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Chris Christie Smacked Down On Vaccines By Chris Christie's Office
Wait a minute, folks, Chris Christie never said people shouldn't vaccinate their kids! Except that one time today when he kind of didsay he was in favor of "balance" between public health and parental choice, and that other time in 2009 he expressed sympathy with anti-vaxxers, which we'll get to in a moment. But no, he really does think vaccination is important, his office says now.
"To be clear: The Governor believes vaccines are an important public health protection and with a disease like measles there is no question kids should be vaccinated," Christie's office said in a statement. "At the same time different states require different degrees of vaccination, which is why he was calling for balance in which ones government should mandate."
Yeah, yeah, he was talking about a balance between what the different states require, although his original statement didn't say squat about other states and very clearly contrasted government requirements and parental choices not to vaccinate. Here, see if you can find the magical "balance of various states' mandates" in the original statement, as quoted by the New York Times:
It’s more important what you think as a parent than what you think as a public official. I also understand that parents need to have some measure of choice in things as well. So that’s the balance that the government has to decide.
So when he said parental choice is more important than some crazy government mandate, he was actually talking about finding a balance between competing state requirements. We see that now.
We also learn that Mr. Christie had some similar thoughts about parental choice back in 2009, when he said he was definitely on the side of parents who feared that vaccines gave their kids autism. (Do we need to link to a reminder that the one study suggesting such a link was fraudulent and disproven? Yes we do. And idiots on Facebook will nonetheless insist it was only withdrawn due to pressure from Big Pharma). The Daily Beast notes that when he was running for governor in 2009, Christie sent a letter that sure sounds a heck of a lot like he believed in a link between vaccines and autism:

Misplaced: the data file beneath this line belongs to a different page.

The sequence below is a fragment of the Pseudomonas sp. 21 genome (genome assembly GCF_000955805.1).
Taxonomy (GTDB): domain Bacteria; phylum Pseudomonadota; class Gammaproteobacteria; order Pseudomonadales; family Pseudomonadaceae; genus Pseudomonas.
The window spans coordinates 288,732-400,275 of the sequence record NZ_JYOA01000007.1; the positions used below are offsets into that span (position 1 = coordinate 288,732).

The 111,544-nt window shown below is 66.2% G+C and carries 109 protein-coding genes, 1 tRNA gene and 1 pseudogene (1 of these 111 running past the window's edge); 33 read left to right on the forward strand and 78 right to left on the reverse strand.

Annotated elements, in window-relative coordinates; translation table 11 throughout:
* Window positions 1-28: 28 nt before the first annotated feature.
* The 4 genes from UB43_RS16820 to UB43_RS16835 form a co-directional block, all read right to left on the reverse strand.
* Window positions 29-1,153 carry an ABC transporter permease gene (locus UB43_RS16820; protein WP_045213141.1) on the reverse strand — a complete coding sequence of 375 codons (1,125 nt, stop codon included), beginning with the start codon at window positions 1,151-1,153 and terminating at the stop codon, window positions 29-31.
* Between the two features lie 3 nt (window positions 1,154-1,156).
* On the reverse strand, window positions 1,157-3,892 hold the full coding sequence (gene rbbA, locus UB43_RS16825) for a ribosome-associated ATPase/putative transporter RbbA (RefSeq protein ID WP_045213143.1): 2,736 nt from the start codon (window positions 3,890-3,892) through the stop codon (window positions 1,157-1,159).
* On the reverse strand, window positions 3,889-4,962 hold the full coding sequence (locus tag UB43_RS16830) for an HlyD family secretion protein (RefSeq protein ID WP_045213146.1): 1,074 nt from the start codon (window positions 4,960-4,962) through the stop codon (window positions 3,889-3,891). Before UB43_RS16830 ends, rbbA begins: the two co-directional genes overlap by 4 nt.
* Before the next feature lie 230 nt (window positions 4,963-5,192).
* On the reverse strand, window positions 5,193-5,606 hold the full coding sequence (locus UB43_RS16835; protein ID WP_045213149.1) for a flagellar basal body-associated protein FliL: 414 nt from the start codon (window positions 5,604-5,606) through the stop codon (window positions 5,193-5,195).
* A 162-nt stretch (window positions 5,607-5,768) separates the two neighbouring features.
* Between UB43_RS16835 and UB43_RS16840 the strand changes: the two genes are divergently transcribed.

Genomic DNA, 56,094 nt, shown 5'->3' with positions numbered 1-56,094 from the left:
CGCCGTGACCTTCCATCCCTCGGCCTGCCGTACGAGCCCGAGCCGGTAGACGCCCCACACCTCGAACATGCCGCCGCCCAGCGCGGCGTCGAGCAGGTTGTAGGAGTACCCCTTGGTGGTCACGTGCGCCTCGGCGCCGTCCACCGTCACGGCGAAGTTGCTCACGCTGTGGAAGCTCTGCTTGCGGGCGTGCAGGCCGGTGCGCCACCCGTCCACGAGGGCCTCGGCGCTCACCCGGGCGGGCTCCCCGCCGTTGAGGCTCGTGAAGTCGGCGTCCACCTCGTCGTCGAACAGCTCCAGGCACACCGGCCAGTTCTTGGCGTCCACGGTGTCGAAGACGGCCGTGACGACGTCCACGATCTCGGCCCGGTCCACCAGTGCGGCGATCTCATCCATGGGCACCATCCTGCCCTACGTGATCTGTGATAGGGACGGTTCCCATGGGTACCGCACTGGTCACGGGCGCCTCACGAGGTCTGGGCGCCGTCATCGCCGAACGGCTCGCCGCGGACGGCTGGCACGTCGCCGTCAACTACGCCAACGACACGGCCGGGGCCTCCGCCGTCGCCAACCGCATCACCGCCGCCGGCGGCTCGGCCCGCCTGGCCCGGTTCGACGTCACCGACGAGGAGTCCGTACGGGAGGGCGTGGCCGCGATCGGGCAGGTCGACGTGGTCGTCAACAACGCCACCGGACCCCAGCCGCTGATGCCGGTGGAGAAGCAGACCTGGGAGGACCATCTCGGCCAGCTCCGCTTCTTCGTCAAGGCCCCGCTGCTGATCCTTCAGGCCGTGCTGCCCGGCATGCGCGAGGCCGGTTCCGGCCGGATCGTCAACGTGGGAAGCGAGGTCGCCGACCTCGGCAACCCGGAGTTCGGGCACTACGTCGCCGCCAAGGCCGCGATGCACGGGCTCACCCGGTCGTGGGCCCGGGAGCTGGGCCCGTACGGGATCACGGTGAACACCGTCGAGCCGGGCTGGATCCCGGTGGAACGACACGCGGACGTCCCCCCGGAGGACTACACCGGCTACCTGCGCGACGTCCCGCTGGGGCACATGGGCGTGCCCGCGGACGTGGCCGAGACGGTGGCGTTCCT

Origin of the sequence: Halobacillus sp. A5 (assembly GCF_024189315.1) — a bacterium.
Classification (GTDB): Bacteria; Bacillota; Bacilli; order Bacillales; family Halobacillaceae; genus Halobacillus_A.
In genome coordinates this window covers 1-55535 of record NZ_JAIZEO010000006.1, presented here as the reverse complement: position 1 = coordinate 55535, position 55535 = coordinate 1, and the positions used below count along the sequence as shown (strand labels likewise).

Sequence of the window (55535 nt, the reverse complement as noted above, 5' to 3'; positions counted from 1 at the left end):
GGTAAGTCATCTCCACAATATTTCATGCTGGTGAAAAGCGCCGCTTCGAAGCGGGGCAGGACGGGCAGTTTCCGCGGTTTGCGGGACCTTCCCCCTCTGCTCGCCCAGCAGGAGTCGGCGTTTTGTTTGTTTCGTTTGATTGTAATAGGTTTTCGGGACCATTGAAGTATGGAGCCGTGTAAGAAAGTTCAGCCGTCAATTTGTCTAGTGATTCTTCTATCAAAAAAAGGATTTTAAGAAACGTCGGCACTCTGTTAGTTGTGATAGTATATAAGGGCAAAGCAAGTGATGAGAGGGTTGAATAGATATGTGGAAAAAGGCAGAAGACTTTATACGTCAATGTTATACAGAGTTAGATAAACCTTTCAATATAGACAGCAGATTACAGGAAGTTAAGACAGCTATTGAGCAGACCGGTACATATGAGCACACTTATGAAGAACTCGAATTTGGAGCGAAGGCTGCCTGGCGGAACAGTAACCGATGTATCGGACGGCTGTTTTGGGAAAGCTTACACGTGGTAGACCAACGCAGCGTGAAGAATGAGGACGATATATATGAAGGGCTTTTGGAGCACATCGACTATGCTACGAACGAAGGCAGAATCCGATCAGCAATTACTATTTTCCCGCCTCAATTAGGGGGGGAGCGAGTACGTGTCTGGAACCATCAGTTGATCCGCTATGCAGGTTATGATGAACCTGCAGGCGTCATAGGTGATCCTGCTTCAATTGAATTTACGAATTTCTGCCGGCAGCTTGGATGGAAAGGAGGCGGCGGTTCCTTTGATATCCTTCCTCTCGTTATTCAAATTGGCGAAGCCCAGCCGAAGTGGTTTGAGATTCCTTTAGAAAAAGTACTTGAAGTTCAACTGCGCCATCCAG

I have met with families affected by autism from across the state and have been struck by their incredible grace and courage. Many of these families have expressed their concern over New Jersey’s highest-in-the-nation vaccine mandates. I stand with them now, and will stand with them as their governor in their fight for greater parental involvement in vaccination decisions that affect their children.
We're betting that Christie's office will explain he didn't believe a word of that and was just blatantly pandering to people for votes. Or maybe that he was condemning Obamacare. Yeah that must be it, because it has a mandate too.
Also, too, don't make too much of the fact that Christie met with a group of anti-vaxxer parents (the source of that letter, according to MSNBC ), and that one of those parents, Louise Kuo Habakus, says that Christie has "been absolutely constant on this issue since I first met with him in 2008.” And don't be too concerned that Christie even took a picture with the anti-vaxxer parents:
Christie's office released a statement explaining that he discussed a wide range of parental choices with the parents, especially choices about things that wouldn't look bad six years later.
In addition to that letter, Christie
panderedexpressed concerns about individual liberty during an appearance on the Don Imus show, saying he planned to give parents concerned about autism and vaccines a "seat at the table" to share their conspiracy theories about how vaccines are bad.
He struggles with Corzine's flu shot mandate, calling it "a real tough choice between protecting public health with vaccinations," and the problems parents suspect have caused by vaccines.
Yeah, but in that same interview he also linked autism with Superfund sites and other toxic waste dumps in New Jersey, so his office can say that really, he's still in favor of vaccinations, but also loves the environment. Perhaps he could take a picture with some ducks. Could he vaccinate a duck? We should find out if he could vaccinate a duckling. People love ducklings.